Posted on: December 12th, 2012Judaism → Columns → Rabbi Lord Jonathan Sacks
Joseph is now the ruler of Egypt. The famine he predicted has come to pass. It extends beyond Egypt to the land of Canaan. Seeking to buy food, Joseph’s brothers make the journey to Egypt. They arrive at the palace of the man in charge of grain distribution:
Posted on: December 5th, 2012Judaism → Parsha
The deception has taken place. Joseph has been sold into slavery. His brothers have dipped his coat in blood. They bring it back to their father, saying: “Look what we have found. Do you recognize it? Is this your son’s robe or not?” Jacob recognized it and replied, “It is my son’s robe. A wild beast has devoured him. Joseph has been torn to pieces.”
Posted on: November 28th, 2012Judaism → Parsha
Jacob and Esau are about to meet again after a separation of 22 years. It is a fraught encounter. Once, Esau had sworn to kill Jacob as revenge for what he saw as the theft of his blessing. Will he do so now, or has time healed the wound? Jacob sends messengers to let his brother know he is coming. They return, saying that Esau is coming to meet Jacob with a force of 400 men. We then read: “Then Jacob was greatly afraid and distressed” (Genesis 32:8).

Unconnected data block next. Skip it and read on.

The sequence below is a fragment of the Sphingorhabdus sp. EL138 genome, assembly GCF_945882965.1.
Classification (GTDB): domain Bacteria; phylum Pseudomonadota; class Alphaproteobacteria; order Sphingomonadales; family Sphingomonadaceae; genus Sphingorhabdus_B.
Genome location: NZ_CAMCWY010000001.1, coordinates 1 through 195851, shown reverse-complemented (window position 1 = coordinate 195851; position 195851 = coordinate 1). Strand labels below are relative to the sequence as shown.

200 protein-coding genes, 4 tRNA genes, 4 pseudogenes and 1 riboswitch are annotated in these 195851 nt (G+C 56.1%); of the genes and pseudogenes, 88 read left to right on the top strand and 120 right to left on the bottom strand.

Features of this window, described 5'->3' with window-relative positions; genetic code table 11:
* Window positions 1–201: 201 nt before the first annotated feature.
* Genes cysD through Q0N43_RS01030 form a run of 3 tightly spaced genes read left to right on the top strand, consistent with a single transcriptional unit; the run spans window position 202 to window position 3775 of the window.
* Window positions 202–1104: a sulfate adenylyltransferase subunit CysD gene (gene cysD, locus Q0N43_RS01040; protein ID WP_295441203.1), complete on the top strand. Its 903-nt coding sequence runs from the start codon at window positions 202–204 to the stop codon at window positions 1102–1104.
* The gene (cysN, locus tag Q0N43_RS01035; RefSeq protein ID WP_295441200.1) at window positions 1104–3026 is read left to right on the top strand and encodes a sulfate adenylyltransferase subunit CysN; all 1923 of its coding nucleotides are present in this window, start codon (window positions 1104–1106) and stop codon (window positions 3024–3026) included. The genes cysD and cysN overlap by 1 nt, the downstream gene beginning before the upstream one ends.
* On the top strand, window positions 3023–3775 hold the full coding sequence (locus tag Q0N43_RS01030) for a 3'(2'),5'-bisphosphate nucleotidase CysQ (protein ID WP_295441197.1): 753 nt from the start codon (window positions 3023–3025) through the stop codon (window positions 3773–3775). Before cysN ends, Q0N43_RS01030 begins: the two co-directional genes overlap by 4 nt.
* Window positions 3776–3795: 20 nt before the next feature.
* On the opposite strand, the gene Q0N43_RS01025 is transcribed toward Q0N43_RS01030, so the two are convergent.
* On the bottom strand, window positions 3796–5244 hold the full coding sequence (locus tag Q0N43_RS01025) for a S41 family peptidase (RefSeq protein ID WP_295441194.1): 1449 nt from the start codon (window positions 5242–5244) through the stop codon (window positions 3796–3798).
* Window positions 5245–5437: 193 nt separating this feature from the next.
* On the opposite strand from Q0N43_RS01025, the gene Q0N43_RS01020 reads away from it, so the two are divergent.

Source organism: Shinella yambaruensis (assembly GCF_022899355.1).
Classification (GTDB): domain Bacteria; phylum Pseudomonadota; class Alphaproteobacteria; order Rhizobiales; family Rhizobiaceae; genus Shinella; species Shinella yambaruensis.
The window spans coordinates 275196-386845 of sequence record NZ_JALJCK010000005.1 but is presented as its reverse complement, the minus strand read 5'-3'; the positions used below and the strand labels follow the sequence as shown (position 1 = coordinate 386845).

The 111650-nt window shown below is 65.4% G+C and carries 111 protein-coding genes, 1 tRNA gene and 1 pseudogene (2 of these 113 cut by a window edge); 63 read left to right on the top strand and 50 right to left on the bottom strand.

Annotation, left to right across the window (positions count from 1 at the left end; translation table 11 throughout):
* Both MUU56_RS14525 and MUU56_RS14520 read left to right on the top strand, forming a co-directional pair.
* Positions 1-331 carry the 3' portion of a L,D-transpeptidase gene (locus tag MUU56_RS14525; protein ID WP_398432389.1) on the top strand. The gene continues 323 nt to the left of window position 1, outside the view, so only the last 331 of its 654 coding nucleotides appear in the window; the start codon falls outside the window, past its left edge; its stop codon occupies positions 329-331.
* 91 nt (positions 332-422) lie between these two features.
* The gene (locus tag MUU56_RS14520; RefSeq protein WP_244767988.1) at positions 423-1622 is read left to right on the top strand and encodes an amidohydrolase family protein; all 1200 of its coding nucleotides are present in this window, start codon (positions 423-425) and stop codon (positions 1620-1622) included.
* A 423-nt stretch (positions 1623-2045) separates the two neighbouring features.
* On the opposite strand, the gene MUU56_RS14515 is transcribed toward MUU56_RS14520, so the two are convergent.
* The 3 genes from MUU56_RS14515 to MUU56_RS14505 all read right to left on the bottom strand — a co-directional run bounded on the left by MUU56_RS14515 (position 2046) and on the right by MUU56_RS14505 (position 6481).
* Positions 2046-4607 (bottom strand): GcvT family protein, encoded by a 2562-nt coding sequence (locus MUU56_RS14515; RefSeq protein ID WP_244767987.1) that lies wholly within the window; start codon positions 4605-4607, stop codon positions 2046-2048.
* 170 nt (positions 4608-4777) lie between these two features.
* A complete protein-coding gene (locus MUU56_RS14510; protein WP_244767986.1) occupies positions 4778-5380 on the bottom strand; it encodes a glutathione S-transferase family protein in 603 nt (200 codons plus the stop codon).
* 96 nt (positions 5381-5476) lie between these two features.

Posted on: November 14th, 2012Judaism → Parsha
Rebecca, hitherto infertile, became pregnant. Suffering acute pain, she went to inquire of the Lord – “vateilech lidrosh et Hashem” (Bereishit 25:22). The explanation she received was that she was carrying twins who were contending in her womb. They were destined to do so long into the future.
Posted on: October 24th, 2012Judaism → Parsha
The call to Abraham, with which Parshat Lech Lecha begins, seems to come from nowhere: “Leave your land, your birthplace, and your father’s house, and go to a land that I will show you.”
Posted on: October 17th, 2012Judaism → Parsha
Is there such a thing as an objective basis of morality? For some time, in secular circles, the idea has seemed absurd. Morality is what we choose it to be. We are free to do what we like so long as we don’t harm others. Moral judgments are not truths but choices. There is no way of getting from “is” to “ought,” from description to prescription, from facts to values, from science to ethics. This was the received wisdom in philosophy for a century after Nietzsche had argued for the abandonment of morality – which he saw as the product of Judaism – in favor of the “will to power.”
Posted on: October 11th, 2012Judaism → Parsha
It is the most famous, majestic and influential opening of any book in literature: “In the beginning, G-d created the heavens and the earth.” What is surpassingly strange is the way Rashi – most beloved of all Jewish commentators – begins his commentary: